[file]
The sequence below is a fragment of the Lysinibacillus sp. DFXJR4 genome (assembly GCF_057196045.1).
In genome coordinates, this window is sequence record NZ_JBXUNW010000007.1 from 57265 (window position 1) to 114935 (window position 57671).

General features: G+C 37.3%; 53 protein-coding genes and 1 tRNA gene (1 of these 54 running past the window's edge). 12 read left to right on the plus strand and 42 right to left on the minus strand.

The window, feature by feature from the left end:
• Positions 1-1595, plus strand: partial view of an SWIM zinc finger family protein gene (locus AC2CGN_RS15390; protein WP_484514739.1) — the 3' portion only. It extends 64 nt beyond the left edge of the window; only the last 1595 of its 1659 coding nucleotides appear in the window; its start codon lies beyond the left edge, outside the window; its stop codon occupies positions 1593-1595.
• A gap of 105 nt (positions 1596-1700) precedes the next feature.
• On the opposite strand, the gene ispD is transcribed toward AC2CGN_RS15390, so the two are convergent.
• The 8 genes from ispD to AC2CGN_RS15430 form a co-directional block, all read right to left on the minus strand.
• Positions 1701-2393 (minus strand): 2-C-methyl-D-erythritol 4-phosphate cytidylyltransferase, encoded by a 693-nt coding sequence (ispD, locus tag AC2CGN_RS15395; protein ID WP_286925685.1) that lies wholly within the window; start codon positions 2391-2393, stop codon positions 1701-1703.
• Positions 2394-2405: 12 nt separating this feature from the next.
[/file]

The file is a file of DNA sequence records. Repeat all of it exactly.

The sequence below is a fragment of the Lysinibacillus sp. DFXJR4 genome (assembly GCF_057196045.1).
In genome coordinates, this window is sequence record NZ_JBXUNW010000007.1 from 57265 (window position 1) to 114935 (window position 57671).

General features: G+C 37.3%; 53 protein-coding genes and 1 tRNA gene (1 of these 54 running past the window's edge). 12 read left to right on the plus strand and 42 right to left on the minus strand.

The window, feature by feature from the left end:
• Positions 1-1595, plus strand: partial view of an SWIM zinc finger family protein gene (locus AC2CGN_RS15390; protein WP_484514739.1) — the 3' portion only. It extends 64 nt beyond the left edge of the window; only the last 1595 of its 1659 coding nucleotides appear in the window; its start codon lies beyond the left edge, outside the window; its stop codon occupies positions 1593-1595.
• A gap of 105 nt (positions 1596-1700) precedes the next feature.
• On the opposite strand, the gene ispD is transcribed toward AC2CGN_RS15390, so the two are convergent.
• The 8 genes from ispD to AC2CGN_RS15430 form a co-directional block, all read right to left on the minus strand.
• Positions 1701-2393 (minus strand): 2-C-methyl-D-erythritol 4-phosphate cytidylyltransferase, encoded by a 693-nt coding sequence (ispD, locus tag AC2CGN_RS15395; protein ID WP_286925685.1) that lies wholly within the window; start codon positions 2391-2393, stop codon positions 1701-1703.
• Positions 2394-2405: 12 nt separating this feature from the next.